Conclusions: In addition to showing that even a single swim exercise bout confers physiological changes that increase robustness, our data reveal that acute swimming-induced changes share common features with some acute exercise responses reported in humans. Overall, our data validate an easily implemented swim experience as C. elegans exercise, setting the foundation for exploiting the experimental advantages of this model to genetically or pharmacologically identify the exercise-associated molecules and signaling pathways that confer system-wide health benefits.

Electronic supplementary material: The online version of this article (doi:10.1186/s12915-017-0368-4) contains supplementary material, which is available to authorized users.

No MeSH data available.


Related in: MedlinePlus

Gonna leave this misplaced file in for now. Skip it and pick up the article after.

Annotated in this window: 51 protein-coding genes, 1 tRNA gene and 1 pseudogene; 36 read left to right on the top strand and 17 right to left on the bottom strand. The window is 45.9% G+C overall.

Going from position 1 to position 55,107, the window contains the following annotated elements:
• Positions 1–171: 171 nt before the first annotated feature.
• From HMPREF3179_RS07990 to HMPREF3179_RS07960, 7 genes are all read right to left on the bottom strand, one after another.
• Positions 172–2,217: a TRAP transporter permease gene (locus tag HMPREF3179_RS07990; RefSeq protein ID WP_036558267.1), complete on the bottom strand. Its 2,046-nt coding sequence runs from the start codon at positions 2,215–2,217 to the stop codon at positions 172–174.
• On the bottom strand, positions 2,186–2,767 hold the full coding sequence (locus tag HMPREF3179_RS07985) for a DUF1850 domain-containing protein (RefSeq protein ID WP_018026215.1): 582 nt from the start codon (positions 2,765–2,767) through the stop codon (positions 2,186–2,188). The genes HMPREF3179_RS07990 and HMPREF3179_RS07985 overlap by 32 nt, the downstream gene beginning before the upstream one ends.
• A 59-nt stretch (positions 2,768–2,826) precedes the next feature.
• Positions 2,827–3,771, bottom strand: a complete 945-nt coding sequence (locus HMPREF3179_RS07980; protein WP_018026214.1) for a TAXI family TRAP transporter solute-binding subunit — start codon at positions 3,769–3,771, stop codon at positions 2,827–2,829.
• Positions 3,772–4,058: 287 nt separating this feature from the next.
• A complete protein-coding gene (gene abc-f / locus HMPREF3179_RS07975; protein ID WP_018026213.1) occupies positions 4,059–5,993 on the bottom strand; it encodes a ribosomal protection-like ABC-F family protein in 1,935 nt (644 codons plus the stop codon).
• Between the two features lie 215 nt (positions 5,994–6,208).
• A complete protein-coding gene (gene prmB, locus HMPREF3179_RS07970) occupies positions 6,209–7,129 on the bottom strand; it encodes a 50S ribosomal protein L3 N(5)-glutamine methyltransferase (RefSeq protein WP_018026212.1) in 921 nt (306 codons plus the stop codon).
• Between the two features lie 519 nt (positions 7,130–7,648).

C. elegans get tired after acute swim exercise. a The acute swim exercise (M9 buffer) and control (unseeded plate crawl) protocol for C. elegans. b Crawling distance traveled by N2 animals at different time points after a 90 min swim exercise. Each point represents a single animal (n = 49–50 animals). c Crawling distance ratio of exercise to control N2 animals 5 min after a swim exercise of displayed durations (n = 40–50 animals). Unpaired two-tailed Student’s t test was used in (b) and (c) to compare crawling distances of control versus exercise animals. *P < 0.05; ****P < 0.0001. NGM nematode growth medium, ns non-significant
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Fig2: C. elegans get tired after acute swim exercise. a The acute swim exercise (M9 buffer) and control (unseeded plate crawl) protocol for C. elegans. b Crawling distance traveled by N2 animals at different time points after a 90 min swim exercise. Each point represents a single animal (n = 49–50 animals). c Crawling distance ratio of exercise to control N2 animals 5 min after a swim exercise of displayed durations (n = 40–50 animals). Unpaired two-tailed Student’s t test was used in (b) and (c) to compare crawling distances of control versus exercise animals. *P < 0.05; ****P < 0.0001. NGM nematode growth medium, ns non-significant